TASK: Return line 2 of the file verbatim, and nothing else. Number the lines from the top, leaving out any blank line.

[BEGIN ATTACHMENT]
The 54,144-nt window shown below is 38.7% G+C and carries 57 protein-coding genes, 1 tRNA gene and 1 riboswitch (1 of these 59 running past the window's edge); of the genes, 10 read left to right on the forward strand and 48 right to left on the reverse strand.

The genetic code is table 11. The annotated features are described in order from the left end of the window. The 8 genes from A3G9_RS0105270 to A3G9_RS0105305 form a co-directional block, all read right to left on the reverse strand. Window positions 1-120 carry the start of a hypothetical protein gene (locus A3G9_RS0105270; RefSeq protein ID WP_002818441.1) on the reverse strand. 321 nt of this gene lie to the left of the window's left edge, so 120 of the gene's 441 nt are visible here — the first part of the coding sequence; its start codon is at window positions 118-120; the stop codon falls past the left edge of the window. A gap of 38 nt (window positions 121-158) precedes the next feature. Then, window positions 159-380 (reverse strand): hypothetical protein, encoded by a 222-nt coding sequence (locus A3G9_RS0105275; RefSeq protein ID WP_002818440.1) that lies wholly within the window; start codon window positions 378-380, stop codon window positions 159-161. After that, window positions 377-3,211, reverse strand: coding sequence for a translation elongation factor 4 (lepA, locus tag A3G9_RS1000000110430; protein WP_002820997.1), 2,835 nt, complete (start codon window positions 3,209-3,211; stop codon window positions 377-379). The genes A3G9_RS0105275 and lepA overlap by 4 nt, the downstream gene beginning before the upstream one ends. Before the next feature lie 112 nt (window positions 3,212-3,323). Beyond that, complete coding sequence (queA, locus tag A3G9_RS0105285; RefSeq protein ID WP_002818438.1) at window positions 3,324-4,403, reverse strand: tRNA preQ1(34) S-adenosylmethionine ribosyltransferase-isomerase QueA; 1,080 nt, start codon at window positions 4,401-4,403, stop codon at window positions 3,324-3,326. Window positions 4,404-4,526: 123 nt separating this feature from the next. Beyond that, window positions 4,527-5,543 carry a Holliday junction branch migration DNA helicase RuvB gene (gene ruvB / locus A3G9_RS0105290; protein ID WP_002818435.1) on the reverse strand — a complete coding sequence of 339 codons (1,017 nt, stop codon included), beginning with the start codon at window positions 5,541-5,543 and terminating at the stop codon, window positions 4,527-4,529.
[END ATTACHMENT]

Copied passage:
The genetic code is table 11. The annotated features are described in order from the left end of the window. The 8 genes from A3G9_RS0105270 to A3G9_RS0105305 form a co-directional block, all read right to left on the reverse strand. Window positions 1-120 carry the start of a hypothetical protein gene (locus A3G9_RS0105270; RefSeq protein ID WP_002818441.1) on the reverse strand. 321 nt of this gene lie to the left of the window's left edge, so 120 of the gene's 441 nt are visible here — the first part of the coding sequence; its start codon is at window positions 118-120; the stop codon falls past the left edge of the window. A gap of 38 nt (window positions 121-158) precedes the next feature. Then, window positions 159-380 (reverse strand): hypothetical protein, encoded by a 222-nt coding sequence (locus A3G9_RS0105275; RefSeq protein ID WP_002818440.1) that lies wholly within the window; start codon window positions 378-380, stop codon window positions 159-161. After that, window positions 377-3,211, reverse strand: coding sequence for a translation elongation factor 4 (lepA, locus tag A3G9_RS1000000110430; protein WP_002820997.1), 2,835 nt, complete (start codon window positions 3,209-3,211; stop codon window positions 377-379). The genes A3G9_RS0105275 and lepA overlap by 4 nt, the downstream gene beginning before the upstream one ends. Before the next feature lie 112 nt (window positions 3,212-3,323). Beyond that, complete coding sequence (queA, locus tag A3G9_RS0105285; RefSeq protein ID WP_002818438.1) at window positions 3,324-4,403, reverse strand: tRNA preQ1(34) S-adenosylmethionine ribosyltransferase-isomerase QueA; 1,080 nt, start codon at window positions 4,401-4,403, stop codon at window positions 3,324-3,326. Window positions 4,404-4,526: 123 nt separating this feature from the next. Beyond that, window positions 4,527-5,543 carry a Holliday junction branch migration DNA helicase RuvB gene (gene ruvB / locus A3G9_RS0105290; protein ID WP_002818435.1) on the reverse strand — a complete coding sequence of 339 codons (1,017 nt, stop codon included), beginning with the start codon at window positions 5,541-5,543 and terminating at the stop codon, window positions 4,527-4,529.